Ray Garton


   Ray Garton's In a Dark Place: The Story of a True Haunting told the story of the Snedeker family and their alleged "demonic siege." Needing to be closer to the cancer specialist treating their 14-year-old son, the Snedekers relocated to Connecticut, where they purportedly moved into a house that had once been a funeral home. Feeling their son had become possessed and their house was plagued by evil forces, the Snedekers contacted psychic investigators Ed and Lorraine Warren, who also were involved with the Amityville case, for help.

   In a Dark Place, published in 1992 by Villard Books, chronicled this alleged haunting, boasting it was a true story. Author Ray Garton, however, disagreed with labeling the book nonfiction, but was bound by contract to finish the book. His recollection about his experiences with the Warrens seemed to illustrate the true nature of these investigators.

Ric Osuna: How did you become involved with the self-proclaimed demonologists Ed and Lorraine Warren?
Ray Garton: My agent at the time, Lori Perkins, was the one who put me in contact with the Warrens. She got me the job of writing In A Dark Place: The Story of A True Haunting.
RO: What opinions did you have of the Warrens prior to your involvement with In a Dark Place?
RG: I had been following the exploits of the Warrens since I was a little kid. They showed up frequently in the tabloids, like the National Enquirer, and I regularly read about their activities as paranormal investigators. I've never been a big believer in ghosts or demons, but I always found their articles very entertaining, and when the opportunity arose, I was eager to work on a book with them.
RO: What was your first major conflict with the story that the Warrens and the Snedeker family revealed to you?
RG: I honestly don't remember specifically what the first problem was, only that the details of the story given to me by the family involved were not meshing. Elements of Carmen Snedeker's story clashed with elements of Al Snedeker's story, and it seemed everyone was having a problem keeping their stories straight. Frankly, I didn't notice until I had nearly finished all my interviews and began going over my notes, then I started having trouble matching up the details.
RO: How did you broach Ed Warren about the inconsistencies in this alleged haunting? And how did he respond?
RG: First, I went back to the Snedekers and asked more questions. When the details of the stories still didn't match up, I became concerned and called Ed Warren. I didn't even have to tell him which details weren't meshing, I simply pointed out to him that the stories weren't matching. Ed laughed and told me not to worry about it. He said the Snedekers were "crazy" (that was the word he used). Then he said, "All the people who come to us are crazy. Why do you think they come to us?" I was, quite literally, speechless. Without even asking for details, Ed had a solution. He reminded me that I wrote scary stories (at that time, I had written exclusively novels and short stories in the horror genre), and told me to "make it up and make it scary."
RO: What was Ed and Lorraine's reaction to your problem with labeling In a Dark Place nonfiction?
RG: I don't know what their reaction was because after Ed told me to "make it up and make it scary," I cut off all contact with them. After that, I was so angry and disgusted, I wanted nothing more to do with them, and I haven't spoken to them since.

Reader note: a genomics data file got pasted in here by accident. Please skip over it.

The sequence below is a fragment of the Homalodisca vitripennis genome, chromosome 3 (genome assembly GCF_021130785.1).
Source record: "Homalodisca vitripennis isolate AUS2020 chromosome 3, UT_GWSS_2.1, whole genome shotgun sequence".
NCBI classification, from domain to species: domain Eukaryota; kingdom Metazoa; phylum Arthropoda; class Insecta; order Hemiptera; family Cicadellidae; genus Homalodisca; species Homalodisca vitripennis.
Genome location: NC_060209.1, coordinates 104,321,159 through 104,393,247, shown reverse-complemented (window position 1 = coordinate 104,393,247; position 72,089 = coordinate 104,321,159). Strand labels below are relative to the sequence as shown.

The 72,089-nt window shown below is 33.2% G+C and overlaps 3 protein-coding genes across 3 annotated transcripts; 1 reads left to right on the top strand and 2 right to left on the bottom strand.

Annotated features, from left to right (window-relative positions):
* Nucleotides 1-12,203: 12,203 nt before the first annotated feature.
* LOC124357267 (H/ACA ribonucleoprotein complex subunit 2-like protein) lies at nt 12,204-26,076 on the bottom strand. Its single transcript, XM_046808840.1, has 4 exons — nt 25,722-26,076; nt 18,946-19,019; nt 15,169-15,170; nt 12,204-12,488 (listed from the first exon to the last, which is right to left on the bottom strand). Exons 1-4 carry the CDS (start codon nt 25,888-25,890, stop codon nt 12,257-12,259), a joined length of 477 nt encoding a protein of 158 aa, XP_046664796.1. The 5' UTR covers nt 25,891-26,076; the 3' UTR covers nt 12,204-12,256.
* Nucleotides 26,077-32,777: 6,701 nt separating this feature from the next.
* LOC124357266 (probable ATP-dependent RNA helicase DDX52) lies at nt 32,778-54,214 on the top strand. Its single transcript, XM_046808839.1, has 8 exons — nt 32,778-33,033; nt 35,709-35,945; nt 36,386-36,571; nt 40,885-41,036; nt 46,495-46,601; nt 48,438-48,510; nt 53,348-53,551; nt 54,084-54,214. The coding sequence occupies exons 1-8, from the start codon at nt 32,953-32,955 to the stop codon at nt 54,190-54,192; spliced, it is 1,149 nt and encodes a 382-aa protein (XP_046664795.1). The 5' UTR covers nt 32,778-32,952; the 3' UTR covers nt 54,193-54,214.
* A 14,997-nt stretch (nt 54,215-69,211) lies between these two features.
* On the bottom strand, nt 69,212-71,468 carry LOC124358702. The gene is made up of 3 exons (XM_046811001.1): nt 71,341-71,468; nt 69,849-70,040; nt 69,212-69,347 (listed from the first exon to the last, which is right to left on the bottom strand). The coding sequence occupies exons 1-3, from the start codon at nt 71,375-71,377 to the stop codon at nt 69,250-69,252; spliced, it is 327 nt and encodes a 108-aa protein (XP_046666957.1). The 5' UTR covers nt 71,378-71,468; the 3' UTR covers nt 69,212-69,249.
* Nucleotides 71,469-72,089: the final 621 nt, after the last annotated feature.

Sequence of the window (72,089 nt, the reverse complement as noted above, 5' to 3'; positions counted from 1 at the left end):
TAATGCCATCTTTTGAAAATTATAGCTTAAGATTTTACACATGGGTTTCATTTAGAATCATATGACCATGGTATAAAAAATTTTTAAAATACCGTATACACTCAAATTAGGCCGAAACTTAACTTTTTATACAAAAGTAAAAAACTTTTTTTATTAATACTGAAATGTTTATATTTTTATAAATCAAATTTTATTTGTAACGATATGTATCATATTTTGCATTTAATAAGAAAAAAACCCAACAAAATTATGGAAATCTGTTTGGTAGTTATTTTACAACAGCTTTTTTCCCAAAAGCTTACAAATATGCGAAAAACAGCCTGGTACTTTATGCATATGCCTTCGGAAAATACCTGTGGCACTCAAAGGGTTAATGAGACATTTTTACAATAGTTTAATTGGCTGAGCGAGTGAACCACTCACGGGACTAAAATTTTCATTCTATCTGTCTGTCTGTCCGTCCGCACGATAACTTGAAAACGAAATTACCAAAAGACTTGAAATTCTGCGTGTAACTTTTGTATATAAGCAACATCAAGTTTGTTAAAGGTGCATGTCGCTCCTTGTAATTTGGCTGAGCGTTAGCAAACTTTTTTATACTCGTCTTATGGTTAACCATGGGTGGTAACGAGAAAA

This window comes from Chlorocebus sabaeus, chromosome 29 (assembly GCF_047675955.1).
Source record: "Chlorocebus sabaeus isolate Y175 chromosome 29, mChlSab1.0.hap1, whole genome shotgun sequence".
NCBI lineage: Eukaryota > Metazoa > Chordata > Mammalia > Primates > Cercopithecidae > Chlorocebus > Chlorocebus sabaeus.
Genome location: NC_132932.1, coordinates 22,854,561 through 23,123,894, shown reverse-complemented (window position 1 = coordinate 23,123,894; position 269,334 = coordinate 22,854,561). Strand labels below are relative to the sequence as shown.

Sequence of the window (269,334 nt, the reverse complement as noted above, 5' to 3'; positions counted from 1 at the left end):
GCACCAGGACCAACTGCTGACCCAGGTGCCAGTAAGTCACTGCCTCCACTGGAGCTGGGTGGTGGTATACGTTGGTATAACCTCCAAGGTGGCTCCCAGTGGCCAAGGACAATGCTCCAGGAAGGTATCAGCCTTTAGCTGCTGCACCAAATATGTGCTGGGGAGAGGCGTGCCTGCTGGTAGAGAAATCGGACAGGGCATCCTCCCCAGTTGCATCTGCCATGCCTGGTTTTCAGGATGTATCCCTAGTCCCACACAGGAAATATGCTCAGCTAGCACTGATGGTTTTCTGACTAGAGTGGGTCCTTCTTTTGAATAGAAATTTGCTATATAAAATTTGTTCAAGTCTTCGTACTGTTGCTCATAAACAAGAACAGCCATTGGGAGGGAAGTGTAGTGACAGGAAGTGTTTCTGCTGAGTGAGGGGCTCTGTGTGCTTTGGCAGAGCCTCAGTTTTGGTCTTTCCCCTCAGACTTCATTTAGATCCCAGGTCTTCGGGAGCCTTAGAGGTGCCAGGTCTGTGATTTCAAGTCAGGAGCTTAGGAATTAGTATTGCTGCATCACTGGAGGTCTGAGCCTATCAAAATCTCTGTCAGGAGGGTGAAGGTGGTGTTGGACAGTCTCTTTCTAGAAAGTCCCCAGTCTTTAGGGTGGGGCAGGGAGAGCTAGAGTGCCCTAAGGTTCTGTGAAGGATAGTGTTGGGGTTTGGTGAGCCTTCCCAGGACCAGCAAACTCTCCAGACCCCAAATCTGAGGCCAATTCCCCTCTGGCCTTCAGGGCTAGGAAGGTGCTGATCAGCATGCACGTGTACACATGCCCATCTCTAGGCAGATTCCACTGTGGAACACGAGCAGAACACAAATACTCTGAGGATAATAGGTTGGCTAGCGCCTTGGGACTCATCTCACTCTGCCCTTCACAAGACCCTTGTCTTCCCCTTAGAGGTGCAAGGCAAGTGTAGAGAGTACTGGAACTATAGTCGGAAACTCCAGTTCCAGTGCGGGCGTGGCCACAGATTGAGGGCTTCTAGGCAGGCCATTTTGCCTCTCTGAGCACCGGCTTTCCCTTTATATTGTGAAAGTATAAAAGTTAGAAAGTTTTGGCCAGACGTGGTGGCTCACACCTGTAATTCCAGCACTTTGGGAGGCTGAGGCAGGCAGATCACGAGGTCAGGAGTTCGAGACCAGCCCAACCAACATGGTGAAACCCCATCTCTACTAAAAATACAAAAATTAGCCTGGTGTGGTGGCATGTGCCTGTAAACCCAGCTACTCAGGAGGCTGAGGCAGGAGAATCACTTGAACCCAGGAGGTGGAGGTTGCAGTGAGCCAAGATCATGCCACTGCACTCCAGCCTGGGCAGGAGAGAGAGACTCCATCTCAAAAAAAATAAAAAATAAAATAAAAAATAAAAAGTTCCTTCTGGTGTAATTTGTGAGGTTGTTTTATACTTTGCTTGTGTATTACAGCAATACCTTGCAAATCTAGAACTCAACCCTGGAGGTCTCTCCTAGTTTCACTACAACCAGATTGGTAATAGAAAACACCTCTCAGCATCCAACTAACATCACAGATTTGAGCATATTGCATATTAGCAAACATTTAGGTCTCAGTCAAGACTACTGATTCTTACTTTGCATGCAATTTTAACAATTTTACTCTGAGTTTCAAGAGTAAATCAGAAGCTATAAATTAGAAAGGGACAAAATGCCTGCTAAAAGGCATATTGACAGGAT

RO: Looking back on it, how do you view your experience with In a Dark Place?
RG: At the time that it was happening, I was very upset about the whole thing. I have called it the lowest point of my writing career. But looking back on it, I suppose I shouldn't have expected anything else. They were, after all, "ghostbusters" whose exploits had been covered in tabloids, the reputations of which did not exactly have a great deal of integrity. As I pointed out earlier, I've never been a believer in ghosts or demons, so I guess I should not have expected my mind to be changed on the topic. I suppose I was somewhat naive. But it was the contempt in which Ed Warren held the Snedekers that made me so angry, and the fact that I went in expecting a solid story to already exist, one that I could simply write down in book form. In other words, I didn't expect to have to "make up" a story. As disturbing as the experience was, I did my best to write an entertaining, scary story. The book was well-received by both critics and readers, and for that I'm grateful.
RO: Did the Warrens ever mention the notorious Amityville case or did you ever ask them about Amityville or their other exploits?
RG: Yes, both Ed and Lorraine did mention Amityville in passing, but we did not discuss it in any detail.
RO: How has your opinion changed of Ed and Lorraine Warren since your involvement with them in In a Dark Place? And do you feel they are more of a detriment to families out there than a help?
RG: Prior to working with them, I found them entertaining and thought them to be, if nothing else, harmless.  Not anymore. I think the families who come to them are, to say the least, dysfunctional. I think they tend to be people who are in need of serious help, not in need of the services of ghostbusters. Ed Warren's contempt for them is despicable. If he were to approach them with any sensitivity whatsoever, he would see that their biggest problems are not supernatural, but are very real. The Warrens enable these families to sublimate those problems by nurturing their dark fantasies.

Ray Garton currently resides in Northern California with his wife, Dawn, and has authored 38 books, including: 

  • Darklings
  • Seductions
  • Live Girls
  • Invaders from Mars
  • Warlock
  • Crucifax Autumn
  • Trade Secrets
  • Methods of Madness
  • Lot Lizards
  • The New Neighbor
  • Dark Channel
  • Shackled

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